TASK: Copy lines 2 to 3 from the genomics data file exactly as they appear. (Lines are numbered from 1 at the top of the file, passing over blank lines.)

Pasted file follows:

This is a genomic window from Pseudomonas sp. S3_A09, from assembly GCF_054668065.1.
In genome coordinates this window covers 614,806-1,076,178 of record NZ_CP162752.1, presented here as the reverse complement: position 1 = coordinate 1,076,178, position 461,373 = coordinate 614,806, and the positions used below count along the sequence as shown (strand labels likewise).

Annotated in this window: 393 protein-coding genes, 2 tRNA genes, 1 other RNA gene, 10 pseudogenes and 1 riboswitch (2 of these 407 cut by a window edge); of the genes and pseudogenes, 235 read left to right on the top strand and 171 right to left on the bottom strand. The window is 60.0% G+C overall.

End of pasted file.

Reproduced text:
In genome coordinates this window covers 614,806-1,076,178 of record NZ_CP162752.1, presented here as the reverse complement: position 1 = coordinate 1,076,178, position 461,373 = coordinate 614,806, and the positions used below count along the sequence as shown (strand labels likewise).

Annotated in this window: 393 protein-coding genes, 2 tRNA genes, 1 other RNA gene, 10 pseudogenes and 1 riboswitch (2 of these 407 cut by a window edge); of the genes and pseudogenes, 235 read left to right on the top strand and 171 right to left on the bottom strand. The window is 60.0% G+C overall.